There have always been memorials to wars and military leaders in Washington, DC. But until this week, none of them have been solely dedicated to those warriors who came home physically and mentally scarred from fighting for American freedom.
DC's newest memorial - The American Veterans Disabled for Life Memorial - was officially dedicated by President Barack Obama on Sunday and opened to the public one day later.
"With this memorial we commemorate, for the first time, the two battles our disabled have fought, the battle over there and the battle here at home," Obama said at the ceremonies.
Sixteen years in the making, the memorial, located across from the U.S. Botanical Gardens and within sight of the Capitol, is not only a tribute to our soldiers, but also to their loved ones and care givers.
The memorial incorporates many of the more familiar items of modern tribute. There is an eternal flame. There is a pool of water. There are walls of varying sizes. And there are a series of quotes from famed military and political leaders, as well as the words of soldiers and caregivers.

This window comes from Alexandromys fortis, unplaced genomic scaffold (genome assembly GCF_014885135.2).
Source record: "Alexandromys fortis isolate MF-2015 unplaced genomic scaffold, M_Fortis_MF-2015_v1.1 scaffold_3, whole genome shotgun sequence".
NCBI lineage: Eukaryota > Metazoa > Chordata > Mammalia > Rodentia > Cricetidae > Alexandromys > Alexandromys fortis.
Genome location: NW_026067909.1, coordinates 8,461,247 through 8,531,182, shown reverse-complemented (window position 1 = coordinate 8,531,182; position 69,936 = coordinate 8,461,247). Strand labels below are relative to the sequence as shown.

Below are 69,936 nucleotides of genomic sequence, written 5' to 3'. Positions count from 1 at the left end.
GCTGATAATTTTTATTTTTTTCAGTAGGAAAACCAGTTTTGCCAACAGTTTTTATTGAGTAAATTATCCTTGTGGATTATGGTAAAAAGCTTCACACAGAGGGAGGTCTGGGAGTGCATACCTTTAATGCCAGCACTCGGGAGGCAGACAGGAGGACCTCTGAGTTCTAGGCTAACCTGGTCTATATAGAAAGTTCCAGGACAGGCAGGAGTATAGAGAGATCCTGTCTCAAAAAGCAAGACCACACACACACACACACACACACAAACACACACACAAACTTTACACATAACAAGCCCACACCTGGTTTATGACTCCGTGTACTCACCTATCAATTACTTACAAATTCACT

This quote from former U.S. General and President Dwight Eisenhower greets visitors as they enter the memorial space:
"Each of you bears upon the body the permanent scars of dangerous service; service rendered in order that our grand nation might continue to live according to the expressed will of our citizens."
The project was organized by two former Veteran Affairs Secretaries and philanthropist Lois Pope (the heir to the National Enquier fortune), who raised more than $80 million dollars to complete the project.
In 2012, there were 21.2 million military veterans living in the United States, according to a U.S. Census Bureau estimate. The American Veterans Disabled for Life Memorial foundation believes there are at least 4 million disabled veterans today.
However, that may be an underestimate. For, as one of the quotes on one of the walls points out: "In war, there are no unwounded soldiers."
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There's Always More to the Story
The long story behind the memorial. (from Wikipedia)
Why this memorial? (from NPR)
Personal Reflections (from AVDLM)